The slippery slope of ‘subsidies’
On cue, President Obama has parlayed House Speaker John Boehner’s off-the-cuff remark with ABC News into an appeal for the administration’s tax hikes for oil and natural gas companies.
The brouhaha over the speaker’s words is the latest example of how so many members of the political class — as well as the media — have bought into the administration’s rhetoric about ending “subsidies” for the oil and gas industry. But as we’ve explained before, a major portion of the “taxpayer money” the president seeks from the oil and natural gas industry is not a subsidy. It is a provision in the tax code known as “dual capacity,” which enables the oil and natural gas companies operating overseas to avoid double taxation on income earned and taxed abroad. This well-established tax policy is meant to take the edge off an outdated U.S. corporate tax system that levies high rates and pursues income our firms earn abroad in a way that virtually no other developed country does.
Taking aim at oil and gas companies by removing dual capacity provisions, alongside Section 199 incentives (available to all manufacturers operating in the U.S. to promote job growth domestically), would eliminate 154,000 jobs and $341 billion in lost economic activity, according to a recent economic analysis.
Equally important, repeal of dual capacity provisions will not meaningfully reduce America’s ballooning national debt — it may actually work in the opposite direction. We recently argued that our government must shun tax hikes and focus instead on comprehensive spending restraint. Furthermore, oil and gas operations add nearly $100 million a day to federal coffers from mineral rights, corporate taxes, and other fees energy companies pay to our government. The president’s proposal to claw back what he calls tax preferences for oil and gas companies will raise the price of energy for all Americans by making the cost of production even higher than it already is.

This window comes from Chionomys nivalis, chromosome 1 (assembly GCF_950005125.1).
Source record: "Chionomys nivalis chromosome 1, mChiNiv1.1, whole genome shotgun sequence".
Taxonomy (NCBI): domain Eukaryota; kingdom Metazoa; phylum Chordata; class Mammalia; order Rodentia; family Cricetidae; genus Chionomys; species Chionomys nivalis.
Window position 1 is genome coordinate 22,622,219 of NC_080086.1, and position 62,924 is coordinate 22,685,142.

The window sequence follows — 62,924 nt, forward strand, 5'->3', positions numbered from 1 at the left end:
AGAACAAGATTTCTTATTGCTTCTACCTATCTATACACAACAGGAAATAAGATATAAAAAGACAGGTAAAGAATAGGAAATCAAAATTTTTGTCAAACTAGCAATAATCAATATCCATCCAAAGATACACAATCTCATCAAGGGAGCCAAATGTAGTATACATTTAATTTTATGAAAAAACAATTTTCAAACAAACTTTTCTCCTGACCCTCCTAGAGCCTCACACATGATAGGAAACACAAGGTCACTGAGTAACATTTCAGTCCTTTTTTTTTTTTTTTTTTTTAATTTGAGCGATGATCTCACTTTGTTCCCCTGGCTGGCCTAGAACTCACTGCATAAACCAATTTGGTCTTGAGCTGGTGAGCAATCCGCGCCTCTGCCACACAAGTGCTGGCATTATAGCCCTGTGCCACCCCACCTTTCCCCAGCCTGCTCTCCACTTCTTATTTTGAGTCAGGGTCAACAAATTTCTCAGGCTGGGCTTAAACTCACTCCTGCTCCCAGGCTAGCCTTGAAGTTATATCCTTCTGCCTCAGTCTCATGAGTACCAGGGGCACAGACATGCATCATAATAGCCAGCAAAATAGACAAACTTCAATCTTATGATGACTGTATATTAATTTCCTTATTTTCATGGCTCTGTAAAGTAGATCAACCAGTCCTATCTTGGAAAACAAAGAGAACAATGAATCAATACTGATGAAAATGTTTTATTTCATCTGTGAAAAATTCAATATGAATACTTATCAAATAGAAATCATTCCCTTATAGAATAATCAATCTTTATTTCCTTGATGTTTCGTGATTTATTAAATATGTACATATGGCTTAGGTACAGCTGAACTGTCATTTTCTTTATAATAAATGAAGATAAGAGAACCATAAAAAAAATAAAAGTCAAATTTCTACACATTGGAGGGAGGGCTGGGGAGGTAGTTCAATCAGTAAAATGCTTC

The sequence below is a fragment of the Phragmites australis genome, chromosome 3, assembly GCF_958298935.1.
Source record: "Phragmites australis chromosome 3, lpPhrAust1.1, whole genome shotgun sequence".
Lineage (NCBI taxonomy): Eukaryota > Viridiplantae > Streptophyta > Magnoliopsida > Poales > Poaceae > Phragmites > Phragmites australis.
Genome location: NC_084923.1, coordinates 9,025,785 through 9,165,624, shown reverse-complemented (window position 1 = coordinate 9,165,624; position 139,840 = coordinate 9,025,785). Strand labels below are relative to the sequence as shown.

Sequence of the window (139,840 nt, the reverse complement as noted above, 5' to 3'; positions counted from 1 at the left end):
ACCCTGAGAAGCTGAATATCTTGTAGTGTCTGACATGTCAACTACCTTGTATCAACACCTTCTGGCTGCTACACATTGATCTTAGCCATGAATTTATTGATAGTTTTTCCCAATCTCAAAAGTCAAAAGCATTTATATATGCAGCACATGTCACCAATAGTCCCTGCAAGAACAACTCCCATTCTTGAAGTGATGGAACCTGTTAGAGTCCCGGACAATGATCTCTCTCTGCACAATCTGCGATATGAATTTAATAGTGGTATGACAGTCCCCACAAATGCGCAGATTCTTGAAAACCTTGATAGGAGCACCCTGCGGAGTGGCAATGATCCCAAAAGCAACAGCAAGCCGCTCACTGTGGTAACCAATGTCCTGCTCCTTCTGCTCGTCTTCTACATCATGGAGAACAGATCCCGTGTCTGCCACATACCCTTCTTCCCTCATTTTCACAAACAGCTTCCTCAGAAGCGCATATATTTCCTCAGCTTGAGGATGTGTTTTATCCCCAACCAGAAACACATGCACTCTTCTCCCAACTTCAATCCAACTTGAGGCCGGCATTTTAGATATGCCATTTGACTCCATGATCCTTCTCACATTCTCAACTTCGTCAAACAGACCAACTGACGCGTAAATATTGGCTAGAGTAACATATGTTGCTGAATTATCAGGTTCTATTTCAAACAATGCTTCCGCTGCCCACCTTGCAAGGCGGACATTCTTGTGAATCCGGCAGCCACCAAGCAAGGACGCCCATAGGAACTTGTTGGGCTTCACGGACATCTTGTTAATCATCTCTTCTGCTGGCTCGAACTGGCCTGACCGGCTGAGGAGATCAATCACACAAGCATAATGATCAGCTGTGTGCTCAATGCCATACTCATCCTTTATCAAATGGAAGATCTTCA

In addition to not helping our debt, the attack on “big oil” with large tax hikes is also an attack on U.S. pensions. A new study from the Pew Center on the States has sounded the latest warning on the financial condition of state pension funds. The state government plans that pay pension and health-care benefits to retired teachers, correctional officers and other government workers face a cumulative shortfall of at least $1.26 trillion. And, depending on rate-of-return assumptions, the actual liability could be much worse. Here’s a prediction: “much worse” will be a lot likelier if higher taxes are slapped on American oil and natural gas companies, whose stocks have delivered healthy, reliable returns for millions of private- and public-sector retirees.
During the Obama presidency, Americans have seen a 100 percent increase in gas prices, much of which could have been avoided through a change in the administration’s market-manipulating energy policies (a fault, alas, many of his predecessors have shared). And here again, if those policies are allowed to continue unchecked, “much worse” is a term we’ll be learning all too well at the pump for the foreseeable future. The real “subsidy” at issue is rewarding politically favored “alternative energy” sources (and handing a competitive advantage to state-owned oil and gas firms abroad) by double-taxing American companies.
Maybe policymakers should clue in to some new words, like “honesty” and “reality.” That way we just might get a serious effort to simplify the tax code for all industries instead of attempts to use it as a weapon against politically convenient targets. Until then, the collateral damage from business-as-usual will continue to harm everyday Americans with high energy costs and lost economic opportunities.
Pete Sepp is Executive Vice President for the National Taxpayers Union.